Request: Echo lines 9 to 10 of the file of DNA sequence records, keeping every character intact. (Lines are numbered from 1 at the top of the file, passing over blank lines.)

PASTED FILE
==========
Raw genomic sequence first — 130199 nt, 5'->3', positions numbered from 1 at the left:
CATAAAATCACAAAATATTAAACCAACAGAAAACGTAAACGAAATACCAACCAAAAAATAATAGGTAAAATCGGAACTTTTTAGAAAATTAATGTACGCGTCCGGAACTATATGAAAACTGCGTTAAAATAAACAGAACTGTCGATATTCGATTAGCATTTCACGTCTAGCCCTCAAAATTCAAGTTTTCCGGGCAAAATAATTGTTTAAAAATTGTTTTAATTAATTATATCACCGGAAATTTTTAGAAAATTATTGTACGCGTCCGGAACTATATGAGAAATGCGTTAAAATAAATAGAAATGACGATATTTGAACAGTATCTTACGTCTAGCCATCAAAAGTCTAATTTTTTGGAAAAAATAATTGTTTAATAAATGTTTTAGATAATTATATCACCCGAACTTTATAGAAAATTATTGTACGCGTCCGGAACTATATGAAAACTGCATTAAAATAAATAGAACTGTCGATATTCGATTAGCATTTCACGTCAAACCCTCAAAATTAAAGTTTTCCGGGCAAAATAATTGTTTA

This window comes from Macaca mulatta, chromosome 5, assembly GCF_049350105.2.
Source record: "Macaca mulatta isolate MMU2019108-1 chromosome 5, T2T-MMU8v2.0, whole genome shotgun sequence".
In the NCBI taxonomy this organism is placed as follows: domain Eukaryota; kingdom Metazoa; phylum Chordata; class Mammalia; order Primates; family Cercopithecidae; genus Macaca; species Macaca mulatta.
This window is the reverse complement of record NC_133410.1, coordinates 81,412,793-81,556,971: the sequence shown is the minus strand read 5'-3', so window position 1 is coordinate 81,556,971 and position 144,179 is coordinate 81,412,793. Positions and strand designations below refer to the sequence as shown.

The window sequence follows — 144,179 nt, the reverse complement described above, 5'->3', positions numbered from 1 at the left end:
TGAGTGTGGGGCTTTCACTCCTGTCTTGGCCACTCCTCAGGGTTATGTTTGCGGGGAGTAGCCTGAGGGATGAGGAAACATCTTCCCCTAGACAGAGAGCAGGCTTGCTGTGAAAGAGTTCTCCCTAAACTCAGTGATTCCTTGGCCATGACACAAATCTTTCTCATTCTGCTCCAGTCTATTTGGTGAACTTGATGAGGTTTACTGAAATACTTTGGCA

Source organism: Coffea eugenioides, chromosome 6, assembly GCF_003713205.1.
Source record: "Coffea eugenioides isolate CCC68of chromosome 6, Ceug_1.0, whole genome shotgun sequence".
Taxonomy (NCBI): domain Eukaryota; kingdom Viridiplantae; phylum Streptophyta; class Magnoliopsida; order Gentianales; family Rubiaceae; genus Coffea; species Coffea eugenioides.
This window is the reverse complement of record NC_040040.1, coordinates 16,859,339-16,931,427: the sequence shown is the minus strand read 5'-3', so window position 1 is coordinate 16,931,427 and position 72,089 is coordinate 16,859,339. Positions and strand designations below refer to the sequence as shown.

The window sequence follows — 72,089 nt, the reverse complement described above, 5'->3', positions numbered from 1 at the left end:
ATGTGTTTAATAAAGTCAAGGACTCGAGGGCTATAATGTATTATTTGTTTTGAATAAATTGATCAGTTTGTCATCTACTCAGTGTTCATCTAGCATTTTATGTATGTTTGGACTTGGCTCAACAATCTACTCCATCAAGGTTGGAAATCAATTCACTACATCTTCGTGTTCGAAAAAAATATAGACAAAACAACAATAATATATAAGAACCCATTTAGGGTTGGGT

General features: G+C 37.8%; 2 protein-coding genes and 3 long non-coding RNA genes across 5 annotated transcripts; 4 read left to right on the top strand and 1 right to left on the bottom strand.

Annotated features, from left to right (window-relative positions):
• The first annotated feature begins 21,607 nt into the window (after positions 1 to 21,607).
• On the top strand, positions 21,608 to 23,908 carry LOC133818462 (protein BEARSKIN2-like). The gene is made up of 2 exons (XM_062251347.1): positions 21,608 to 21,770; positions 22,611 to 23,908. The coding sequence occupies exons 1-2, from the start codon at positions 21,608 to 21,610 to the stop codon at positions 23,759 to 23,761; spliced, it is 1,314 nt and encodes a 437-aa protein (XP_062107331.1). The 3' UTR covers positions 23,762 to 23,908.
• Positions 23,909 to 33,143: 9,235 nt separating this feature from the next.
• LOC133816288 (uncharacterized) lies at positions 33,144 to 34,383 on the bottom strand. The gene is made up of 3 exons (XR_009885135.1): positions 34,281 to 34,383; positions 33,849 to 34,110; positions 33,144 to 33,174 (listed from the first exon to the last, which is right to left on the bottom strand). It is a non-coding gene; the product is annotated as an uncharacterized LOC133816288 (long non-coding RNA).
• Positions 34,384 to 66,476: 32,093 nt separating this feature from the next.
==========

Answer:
Source organism: Coffea eugenioides, chromosome 6, assembly GCF_003713205.1.
Source record: "Coffea eugenioides isolate CCC68of chromosome 6, Ceug_1.0, whole genome shotgun sequence".